Wednesday, 10 February 2016

Spain: Just English or either include Spanish

American films in Spain
 In an interview in World IP Review Ms. Garcia-Escudero the head of the Spanish patent office (OEPM) looks back on the negotiations for the unitary patent system:
“During the negotiations, one of our proposals was either to include the Spanish language or to have just one official language: English. They didn’t approve either offer, so we stayed out.”
The unitary patent favors the official languages of the EPO: English, German and French. Since the unitary patent is linked to the existing European patent, the unitary patent uses the same official languages. Spain, and also Italy, do not agree with this.

There may be some problems with the offers suggested by Spain. The EU cannot change the official languages of the EPO, since the European Patent Convention (EPC) is not an EU regulation but an international agreement. In fact some members of the EPC are not EU members. Changing the EPC, although possible, is a lengthy undertaking.

Realistically, one could at best desire that if a unitary patent is granted by EPO in a language different from English, then the proprietor should provide an English translation. However, a requirement like this has been adopted in the unitary patent. A request for unitary effect must include a full translation of the specification of the European patent into English if the language of the proceedings is French or German (Article 6(1)(a), Council regulation 1260/2012). Admittedly, this is only required during a transitional period (up to 12 years). To make things fair, you also have to submit a translation if the language of the proceedings was English, but in this case you can pick any official EU language you like.

After negotiations within the EU broke down, the EU used the--rarely used--possibility of 'enhanced cooperation' (Article 20 of the European Union Treaty). 'Enhanced' cooperation allows some member states to be excluded from the cooperation. In this case Spain and Italy who remained opposed to the new unitary patent were excluded. Italy has later rejoined the unitary patent system (while stressing that it remained opposed to the language regime).

Spain and (in part) Italy have complained about this with the  EU Court of Justice. The court agreed that the Spanish language was treated differently, but that this was allowable if it this was needed to get a cost efficient system.

The absence of Spain from the unitary patent will force us to “reflect on the importance of the Spanish language and technology”, according to Garcia-Escudero. The absence of Spain, the fifth EU economy by GDP, is indeed regrettable and will make the unitary patent a bit less attractive. In any case it will force a proprietor of a unitary patent to reflect if it wants to additionally validate the corresponding European patent in Spain (this is allowed).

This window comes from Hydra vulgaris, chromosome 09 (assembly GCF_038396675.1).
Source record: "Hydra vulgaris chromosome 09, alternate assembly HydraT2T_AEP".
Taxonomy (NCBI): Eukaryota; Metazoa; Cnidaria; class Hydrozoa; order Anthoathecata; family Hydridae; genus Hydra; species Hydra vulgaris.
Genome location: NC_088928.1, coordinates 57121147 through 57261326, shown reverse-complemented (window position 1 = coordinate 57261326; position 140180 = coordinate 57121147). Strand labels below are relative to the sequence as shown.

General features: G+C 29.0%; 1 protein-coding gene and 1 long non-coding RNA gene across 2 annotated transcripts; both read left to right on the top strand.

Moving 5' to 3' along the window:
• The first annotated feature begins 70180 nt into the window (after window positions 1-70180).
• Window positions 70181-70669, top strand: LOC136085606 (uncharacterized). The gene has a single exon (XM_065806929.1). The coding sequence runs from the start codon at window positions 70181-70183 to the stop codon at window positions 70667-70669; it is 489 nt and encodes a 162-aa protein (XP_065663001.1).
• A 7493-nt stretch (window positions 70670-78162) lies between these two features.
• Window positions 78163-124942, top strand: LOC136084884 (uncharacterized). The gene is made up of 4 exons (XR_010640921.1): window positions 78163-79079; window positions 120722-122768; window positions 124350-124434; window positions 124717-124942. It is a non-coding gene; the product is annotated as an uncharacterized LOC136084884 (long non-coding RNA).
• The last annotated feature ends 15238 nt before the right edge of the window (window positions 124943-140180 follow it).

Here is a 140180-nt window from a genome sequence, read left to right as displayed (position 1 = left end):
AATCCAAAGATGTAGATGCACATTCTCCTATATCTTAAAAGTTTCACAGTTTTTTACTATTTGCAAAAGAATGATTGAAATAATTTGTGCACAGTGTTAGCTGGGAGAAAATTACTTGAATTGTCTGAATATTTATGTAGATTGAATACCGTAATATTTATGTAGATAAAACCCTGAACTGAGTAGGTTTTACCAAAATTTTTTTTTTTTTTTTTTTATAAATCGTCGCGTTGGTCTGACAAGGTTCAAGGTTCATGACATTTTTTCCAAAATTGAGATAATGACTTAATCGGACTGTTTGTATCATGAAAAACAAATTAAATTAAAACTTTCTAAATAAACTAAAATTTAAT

Italy has since decided that a strong patent that is valid European wide is too important, and has decided to join the unitary patent system after all even though it is not happy with the languages. Hopefully, Spain will do the same someday.

Photo "American films in Spain" by Brian Snelson via Flickr under CC-BY 2.0 license

1 comment:

  1. The whole language regime of the UPC is complicated to say the least.

    It is not just a question of Spanish or English, there is more to it.

    Although a translation has to be provided in English or in any language of the EU, in order to obtain the unitary effect, any action before a local and/or a regional division is to be held in the language of the state in which the local division sits, or in a language prescribed by the states having a regional office, if the local or regional division decides so, cf. Art 49 AgrUPC.

    One party can request to use the language in which the patent was granted, i.e. the language of procedure before the EPO, cf. R 323UPC, but the local/regional division can decide differently. Even if both parties agree to use the language in which the patent was granted, cf. R 321UPC, the local panel can as well say no; then the parties can request that the file goes to the central division. The proposal may also come from the panel/judge-rapporteur in fairness to the parties, cf. R 322UPC.

    Even if both parties agree to use the EPO language of proceedings, then the judge-rapporteur can decide in the interest of the panel to use its “local” language in oral proceedings, cf. R 14.2(c)EPC, i.e. this is the “English limited” clause. It simply means that English cannot be the only language of proceedings before the UPC.

    Simultaneous interpretation before the UPC can be requested, but not for free like before the EPO. The costs for interpreters or translators is part of the costs which can be recouped on the loosing party, cf.
    R 155UPC.

    Furthermore, any pleading lodged in a language other than the language of proceedings shall be returned by the Registrar, cf. R 14.4UPC. Returned means not filed, with all dire consequences in view of the rather sharp time limits provided in the Rules of Procedure before the UPC.

    One should also keep in mind that if the language is changed to the language of procedure of the EPO, translations will have to be submitted.

    Where is the simplification which is regularly heralded?